The e-mail market is rapidly evolving as new business-grade software as a service (SaaS) e-mail options become a viable alternative to the traditional on-site e-mail by competing on price and value. Information Technology (IT) decision makers are pressured to reduce costs, so they’re considering a move to SaaS e-mail solutions, which is driving businesses to scrutinize current e-mail strategies. Making a SaaS e-mail decision depends upon the unique needs of the business and how available options not only offer cost savings, but also productivity value.
In this paper, Collaborative Strategy Guild founding member, Karen Hobert, focuses on the SaaS e-mail market, its impact on small and medium businesses (SMBs), and how to find the real value in different product offerings.
Jul 28, 2009
Jul 20, 2009
Almost a third of consumers admit responding to messages that might be spam emails. Some acted out of curiosity or by mistake but a puzzling 96 from a sample of 800 (12 per cent) said they clicked because they interested in the product or service advertised in junk mail messages.
While half of those surveyed said they never click on suspected spam, around one in five (21 per cent) fail to use email filtering software or services.
Jul 14, 2009
So Google embarked -- probably grudgingly -- down the path that other e-mail vendors have traveled with little success: trying to replicate the Outlook-Exchange experience with their back-end e-mail server and Outlook. Here was Google apparently getting dragged into the Microsoft way of doing things, creating -- gasp! -- a piece of PC software: an Outlook plug-in. The problems and complaints started immediately.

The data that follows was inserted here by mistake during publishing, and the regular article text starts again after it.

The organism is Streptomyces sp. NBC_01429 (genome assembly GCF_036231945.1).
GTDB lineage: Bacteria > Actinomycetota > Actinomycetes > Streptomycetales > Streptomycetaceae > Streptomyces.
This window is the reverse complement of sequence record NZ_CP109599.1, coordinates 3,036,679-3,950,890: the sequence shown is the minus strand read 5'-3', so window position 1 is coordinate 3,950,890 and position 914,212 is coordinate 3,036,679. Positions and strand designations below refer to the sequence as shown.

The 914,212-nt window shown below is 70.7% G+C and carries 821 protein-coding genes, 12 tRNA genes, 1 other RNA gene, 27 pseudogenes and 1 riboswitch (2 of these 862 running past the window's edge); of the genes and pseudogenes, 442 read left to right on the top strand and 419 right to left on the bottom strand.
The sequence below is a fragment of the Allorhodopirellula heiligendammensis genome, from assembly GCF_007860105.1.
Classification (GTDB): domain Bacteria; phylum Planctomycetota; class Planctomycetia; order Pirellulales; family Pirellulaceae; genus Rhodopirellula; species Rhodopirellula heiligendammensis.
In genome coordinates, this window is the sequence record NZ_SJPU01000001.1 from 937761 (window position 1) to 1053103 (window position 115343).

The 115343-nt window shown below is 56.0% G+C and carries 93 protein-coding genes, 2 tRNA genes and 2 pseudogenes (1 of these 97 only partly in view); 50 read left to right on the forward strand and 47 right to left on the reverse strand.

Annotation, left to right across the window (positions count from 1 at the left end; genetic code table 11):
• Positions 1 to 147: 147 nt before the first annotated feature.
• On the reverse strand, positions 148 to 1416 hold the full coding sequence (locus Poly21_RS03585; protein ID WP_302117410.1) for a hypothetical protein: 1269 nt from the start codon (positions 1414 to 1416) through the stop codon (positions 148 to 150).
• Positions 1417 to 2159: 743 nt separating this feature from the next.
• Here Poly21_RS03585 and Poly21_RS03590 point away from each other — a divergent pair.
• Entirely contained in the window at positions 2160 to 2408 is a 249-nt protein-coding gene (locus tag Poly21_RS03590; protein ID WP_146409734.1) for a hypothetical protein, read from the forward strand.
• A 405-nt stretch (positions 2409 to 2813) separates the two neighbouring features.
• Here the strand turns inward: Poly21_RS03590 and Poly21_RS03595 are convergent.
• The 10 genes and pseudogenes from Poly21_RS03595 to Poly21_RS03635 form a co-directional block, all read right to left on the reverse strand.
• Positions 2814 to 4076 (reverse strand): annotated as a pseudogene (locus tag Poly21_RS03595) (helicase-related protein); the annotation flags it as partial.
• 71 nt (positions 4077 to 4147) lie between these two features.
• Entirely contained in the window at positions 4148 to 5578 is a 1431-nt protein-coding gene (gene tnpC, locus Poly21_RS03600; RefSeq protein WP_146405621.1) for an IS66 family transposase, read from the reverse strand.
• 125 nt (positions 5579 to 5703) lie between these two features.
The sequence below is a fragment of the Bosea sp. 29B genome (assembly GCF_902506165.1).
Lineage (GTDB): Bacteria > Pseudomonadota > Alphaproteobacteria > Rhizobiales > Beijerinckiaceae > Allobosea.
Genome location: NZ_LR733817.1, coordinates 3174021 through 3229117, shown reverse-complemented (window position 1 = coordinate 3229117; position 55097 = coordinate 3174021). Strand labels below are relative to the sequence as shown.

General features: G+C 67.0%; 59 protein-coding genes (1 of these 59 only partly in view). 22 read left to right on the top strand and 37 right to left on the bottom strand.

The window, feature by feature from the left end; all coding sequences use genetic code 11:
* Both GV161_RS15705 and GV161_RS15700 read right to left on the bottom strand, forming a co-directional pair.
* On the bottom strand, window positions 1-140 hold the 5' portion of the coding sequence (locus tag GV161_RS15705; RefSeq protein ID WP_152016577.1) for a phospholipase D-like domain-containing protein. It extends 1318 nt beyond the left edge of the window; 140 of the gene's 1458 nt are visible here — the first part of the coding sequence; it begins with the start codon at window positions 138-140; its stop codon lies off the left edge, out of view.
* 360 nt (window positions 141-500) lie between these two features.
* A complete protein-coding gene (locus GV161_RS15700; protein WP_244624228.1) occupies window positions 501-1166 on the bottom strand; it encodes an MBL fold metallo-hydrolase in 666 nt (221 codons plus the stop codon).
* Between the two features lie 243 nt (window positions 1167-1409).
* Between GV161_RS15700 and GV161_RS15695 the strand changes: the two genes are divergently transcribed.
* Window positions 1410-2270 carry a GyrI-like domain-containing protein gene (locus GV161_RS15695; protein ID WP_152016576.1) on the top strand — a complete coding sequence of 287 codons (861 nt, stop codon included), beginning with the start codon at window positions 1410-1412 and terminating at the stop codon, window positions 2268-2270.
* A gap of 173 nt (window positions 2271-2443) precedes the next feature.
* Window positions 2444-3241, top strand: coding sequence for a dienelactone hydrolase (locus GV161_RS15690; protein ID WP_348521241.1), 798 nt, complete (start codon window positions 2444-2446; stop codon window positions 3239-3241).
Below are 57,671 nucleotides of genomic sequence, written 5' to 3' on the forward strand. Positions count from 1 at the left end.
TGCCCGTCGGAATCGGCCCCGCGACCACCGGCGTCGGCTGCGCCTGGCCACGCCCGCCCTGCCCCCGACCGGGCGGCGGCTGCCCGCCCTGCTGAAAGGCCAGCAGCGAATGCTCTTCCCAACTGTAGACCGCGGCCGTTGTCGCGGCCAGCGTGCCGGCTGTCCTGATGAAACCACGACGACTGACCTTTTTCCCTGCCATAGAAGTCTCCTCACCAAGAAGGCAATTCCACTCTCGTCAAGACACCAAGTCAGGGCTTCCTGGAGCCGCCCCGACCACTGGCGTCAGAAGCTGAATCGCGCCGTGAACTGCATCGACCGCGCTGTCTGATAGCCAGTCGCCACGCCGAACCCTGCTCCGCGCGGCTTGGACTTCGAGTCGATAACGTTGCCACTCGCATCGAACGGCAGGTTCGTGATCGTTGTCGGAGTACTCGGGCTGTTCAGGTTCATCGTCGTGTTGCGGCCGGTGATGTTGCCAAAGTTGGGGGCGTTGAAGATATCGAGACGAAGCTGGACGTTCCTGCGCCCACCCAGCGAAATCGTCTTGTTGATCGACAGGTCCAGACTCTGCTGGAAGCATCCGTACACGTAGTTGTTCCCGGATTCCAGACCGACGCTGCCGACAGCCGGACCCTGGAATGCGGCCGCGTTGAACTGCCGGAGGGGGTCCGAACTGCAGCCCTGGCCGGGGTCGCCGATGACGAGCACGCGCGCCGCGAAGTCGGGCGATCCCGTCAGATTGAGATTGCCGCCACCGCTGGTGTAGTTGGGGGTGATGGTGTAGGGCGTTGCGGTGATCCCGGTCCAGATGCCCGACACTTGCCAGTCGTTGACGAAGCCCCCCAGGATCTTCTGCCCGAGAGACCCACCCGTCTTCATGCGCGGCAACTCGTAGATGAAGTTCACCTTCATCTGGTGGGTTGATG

Right away, industry analysts cautioned CIOs and IT managers to examine the Google tool closely, warning them that it couldn't fully replicate in Gmail the functionality of the Outlook-Exchange combination, lacking basic features like the ability to synchronize Outlook notes and tasks, for example.
Jul 7, 2009
We're often asked why so many Google applications seem to be perpetually in beta. For example, Gmail has worn the beta tag more than five years. We realize this situation puzzles some people, particularly those who subscribe to the traditional definition of "beta" software as not being yet ready for prime time.
I'm not sure Google ever did a good enough job of telling us what the non-traditional definition of beta is. Apparently it wasn't all that hard to remove but I'm wondering why with so much press-bashing on the label it took Google so long to draw the line and say things are done. Google isn't being as transparent on how it determined that the code is final, for now.
Of course this brings up the argument that I think Google has been trying to convince us of all along. That traditional software development cycles are impossible to keep with such rapid evolution of code and to draw a line in the sand would be ironic if they kept releasing new features on an ongoing basis. If that's the case then "beta" should never have ended up in the logo to begin with. One of the benefits of a leased SaaS software delivery model is that the customer has the power to stay or go with little penalty. The onus is on the provider to continue to innovate to add more value for the customer at the same price. Google has embraced this concept by continually reminding its customers it can, and should, apply patches, changes, and upgrades whenever it feels the need. It's "beta" cause the work is never done. Still convincing a market that is accustomed to "beta" meaning "test code" was harder than expected.
Oh, BTW, if you're not comfortable without the "beta" (depending on how you define "beta") you can put it back on the logo via the Gmail Labs settings:
Jul 6, 2009
June 2009 TED video of Clay Shirky on the transformation of media in the 21st Century. I like the way he makes these ideas so clear and understandable.
Things don't get socially interesting until they get technologically boring.